Feargus O'Sullivan is a contributing writer to CityLab, covering Europe. His writing focuses on housing, gentrification and social change, infrastructure, urban policy, and national cultures. He has previously contributed to The Guardian, The Times, The Financial Times, and Next City, among other publications.
Protesters have vandalized several of the city’s new range of eco-urinals for giving men priority over women.
Things are not going well for Paris’ eco-urinals. Dubbed uritrottoirs (“uri-sidewalks”), these are simple plastic boxes loaded with an odor-neutralizing bale of hay, which is later used to nourish beds of flowers. Authorities installed the cheap, lightweight public facilities on the streets of Paris last summer in busy areas in the hopes of sparing Parisian citizens and tourists both the unpleasant smell and hefty cleaning bill created by the regionally popular practice of “wild peeing” (or pipi sauvage as the phenomenon is known in French).
Over the summer, however, the uritrottoirs have faced a gender-themed backlash. At the end of August, two of the urinals had to be removed after a campaign of vandalism—specifically being capped with cement and covered in stickers and tampons. Now their continued roll-out could be under threat.
The objections are clear enough. The protesters don’t appreciate the innate imbalance in making it easier for one gender to pee in the street. “Are you a dog? So why do you piss in the street?” asks one sticker (one among other slogans that may be a little too frank to translate here). By providing facilities that can be used exclusively by men, protesters say, the city is reinforcing the notion that public spaces are a male preserve within which women’s needs are neglected or ignored. Why should male Parisians get to go, while women have to hold it in?
They have a point. When the uritrottoirs were launched, their designer postulated women could also take advantage of them by using a pee funnel, a suggestion that demonstrates how little serious thought women’s needs were given. For one, the user would have to be quite tall in order to pull off this maneuver; also, it’s hard to imagine that many woman would elect to stand at an unscreened box on a major street to relieve themselves through a cardboard cone.
There’s a wider issue too, obviously. Ideally, public restrooms designed with women in mind would include such amenities as walls, doors, and perhaps such rudiments as a hook to hang a bag on. Men (or at least those who pee standing up) require none of those things, and they can attend to their needs in far less time and can use facilities that are less-than-clean. The creators of bathroom facilities often ignore this, providing equally-sized facilities for both genders that leave women’s lines trailing off into the distance while men nip in and out quickly—a fact treated as a product of nature when it is substantially a question of design. That men not only have more easily accessible facilities, but then also feel the need to create a veritable tide-mark of pee along the walls of every urban alley only makes the pill bitterer.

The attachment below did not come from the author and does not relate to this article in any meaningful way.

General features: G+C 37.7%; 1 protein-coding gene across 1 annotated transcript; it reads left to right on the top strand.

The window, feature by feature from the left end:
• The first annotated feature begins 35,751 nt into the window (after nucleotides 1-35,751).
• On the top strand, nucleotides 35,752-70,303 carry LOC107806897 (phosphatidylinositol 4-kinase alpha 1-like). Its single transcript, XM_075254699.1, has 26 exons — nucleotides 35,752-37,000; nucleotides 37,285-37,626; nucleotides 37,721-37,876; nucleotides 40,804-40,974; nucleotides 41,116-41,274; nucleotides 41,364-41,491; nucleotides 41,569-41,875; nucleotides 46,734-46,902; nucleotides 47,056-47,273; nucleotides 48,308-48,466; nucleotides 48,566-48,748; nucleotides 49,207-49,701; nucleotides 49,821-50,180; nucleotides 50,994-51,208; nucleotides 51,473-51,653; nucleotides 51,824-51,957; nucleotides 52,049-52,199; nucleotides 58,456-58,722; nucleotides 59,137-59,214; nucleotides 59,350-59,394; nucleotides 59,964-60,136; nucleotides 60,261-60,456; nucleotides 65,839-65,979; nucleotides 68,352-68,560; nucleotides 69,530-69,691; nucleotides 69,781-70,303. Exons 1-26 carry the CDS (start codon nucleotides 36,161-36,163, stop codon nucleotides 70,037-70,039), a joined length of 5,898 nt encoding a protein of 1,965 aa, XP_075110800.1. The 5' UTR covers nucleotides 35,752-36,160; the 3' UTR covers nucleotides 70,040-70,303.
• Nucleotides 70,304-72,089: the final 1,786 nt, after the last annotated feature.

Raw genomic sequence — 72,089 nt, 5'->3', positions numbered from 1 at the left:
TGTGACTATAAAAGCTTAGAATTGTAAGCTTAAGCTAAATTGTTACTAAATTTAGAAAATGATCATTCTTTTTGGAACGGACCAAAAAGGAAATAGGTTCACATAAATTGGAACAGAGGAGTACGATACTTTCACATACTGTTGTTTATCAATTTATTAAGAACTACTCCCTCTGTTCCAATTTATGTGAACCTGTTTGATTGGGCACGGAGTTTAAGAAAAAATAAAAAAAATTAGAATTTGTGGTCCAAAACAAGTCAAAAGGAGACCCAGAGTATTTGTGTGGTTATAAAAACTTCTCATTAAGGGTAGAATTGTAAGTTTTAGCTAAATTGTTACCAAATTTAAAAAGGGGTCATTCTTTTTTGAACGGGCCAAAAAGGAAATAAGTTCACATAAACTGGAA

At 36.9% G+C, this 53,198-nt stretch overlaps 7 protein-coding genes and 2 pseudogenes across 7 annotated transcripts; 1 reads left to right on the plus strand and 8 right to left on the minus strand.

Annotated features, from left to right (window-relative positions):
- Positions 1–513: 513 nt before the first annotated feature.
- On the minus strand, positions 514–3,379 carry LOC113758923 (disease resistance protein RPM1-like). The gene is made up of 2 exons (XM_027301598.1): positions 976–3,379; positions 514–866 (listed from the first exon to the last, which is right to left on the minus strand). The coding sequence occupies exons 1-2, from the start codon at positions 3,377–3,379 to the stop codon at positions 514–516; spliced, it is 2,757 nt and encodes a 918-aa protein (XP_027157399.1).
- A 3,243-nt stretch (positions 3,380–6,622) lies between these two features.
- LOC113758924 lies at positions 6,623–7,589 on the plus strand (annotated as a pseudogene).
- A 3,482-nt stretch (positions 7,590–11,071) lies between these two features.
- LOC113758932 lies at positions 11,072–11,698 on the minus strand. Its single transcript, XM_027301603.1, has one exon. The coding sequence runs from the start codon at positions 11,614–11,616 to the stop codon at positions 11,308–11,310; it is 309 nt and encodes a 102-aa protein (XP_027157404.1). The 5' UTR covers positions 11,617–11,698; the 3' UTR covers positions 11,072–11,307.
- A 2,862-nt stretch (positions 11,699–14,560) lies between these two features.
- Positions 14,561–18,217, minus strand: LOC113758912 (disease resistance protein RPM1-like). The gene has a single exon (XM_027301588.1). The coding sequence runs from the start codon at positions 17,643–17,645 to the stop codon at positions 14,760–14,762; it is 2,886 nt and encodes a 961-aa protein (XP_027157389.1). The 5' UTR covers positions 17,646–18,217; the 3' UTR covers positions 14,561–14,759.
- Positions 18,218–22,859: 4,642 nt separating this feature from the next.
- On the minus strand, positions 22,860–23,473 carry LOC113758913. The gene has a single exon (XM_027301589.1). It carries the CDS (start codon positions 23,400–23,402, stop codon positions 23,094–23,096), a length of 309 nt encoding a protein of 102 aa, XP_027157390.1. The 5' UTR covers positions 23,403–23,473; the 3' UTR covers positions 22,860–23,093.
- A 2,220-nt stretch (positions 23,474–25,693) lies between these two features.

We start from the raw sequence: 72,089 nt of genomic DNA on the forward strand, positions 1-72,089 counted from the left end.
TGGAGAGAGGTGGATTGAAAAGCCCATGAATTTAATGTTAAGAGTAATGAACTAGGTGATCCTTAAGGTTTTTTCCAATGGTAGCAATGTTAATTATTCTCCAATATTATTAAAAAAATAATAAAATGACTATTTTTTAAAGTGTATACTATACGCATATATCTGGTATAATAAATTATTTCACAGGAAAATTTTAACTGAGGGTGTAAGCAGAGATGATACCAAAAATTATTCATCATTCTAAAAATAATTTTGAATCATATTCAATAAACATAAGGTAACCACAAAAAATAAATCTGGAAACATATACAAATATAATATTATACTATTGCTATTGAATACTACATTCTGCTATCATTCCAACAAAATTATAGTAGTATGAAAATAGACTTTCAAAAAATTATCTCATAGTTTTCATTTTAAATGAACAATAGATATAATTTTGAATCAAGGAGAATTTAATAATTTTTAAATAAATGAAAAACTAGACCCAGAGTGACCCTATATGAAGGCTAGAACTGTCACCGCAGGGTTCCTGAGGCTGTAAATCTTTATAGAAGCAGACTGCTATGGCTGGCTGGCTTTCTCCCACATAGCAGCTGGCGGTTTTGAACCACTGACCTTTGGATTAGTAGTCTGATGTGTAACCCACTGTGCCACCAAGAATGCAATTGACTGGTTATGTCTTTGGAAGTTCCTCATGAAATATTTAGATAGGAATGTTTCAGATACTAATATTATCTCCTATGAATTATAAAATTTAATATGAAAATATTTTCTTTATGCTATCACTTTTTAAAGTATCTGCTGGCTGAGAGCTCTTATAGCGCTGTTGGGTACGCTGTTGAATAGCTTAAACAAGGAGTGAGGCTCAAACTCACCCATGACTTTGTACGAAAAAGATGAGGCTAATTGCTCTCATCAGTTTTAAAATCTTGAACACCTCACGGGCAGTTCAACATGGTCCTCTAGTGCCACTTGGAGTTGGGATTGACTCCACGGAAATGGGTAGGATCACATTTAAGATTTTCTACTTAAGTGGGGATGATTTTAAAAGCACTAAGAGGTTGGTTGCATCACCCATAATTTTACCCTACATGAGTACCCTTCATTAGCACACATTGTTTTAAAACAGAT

This all makes a very good argument for improving Parisian toilet facilities for women. On this front, however, Paris is doing quite well: The city has 150 24-hour public bathrooms—not a bad tally for a relatively small city district. The fact of the matter is that the uritrottoirs are not really intended to augment the number of bathroom facilities for the general public. They are aimed at a very specific, very male segment of the population: drunk people frequenting busy bar areas after nightfall. And if your goal is to prevent the ammoniac reek of concentrated urine haunting your city, it makes sense to target this demographic.
Indeed, recent research into the field of wild peeing suggests that there are other motivations than mere lack of facilities that spur men—and men specifically—to relieve themselves wherever they fancy. According to science, they can also be motivated by the convivial pleasures of public urination among friends, and even the habit’s satisfyingly splashy acoustics.
That still leaves a problem. Parisian women—and women around the world—are essentially being penalized because their bathroom behavior isn’t obnoxious enough to force official action. This won’t wash. Adding a screen and a seat to a unisex urinal may require more space and cash, but that’s no insurmountable obstacle. This is one protest that the city’s authorities probably don’t want to to escalate further.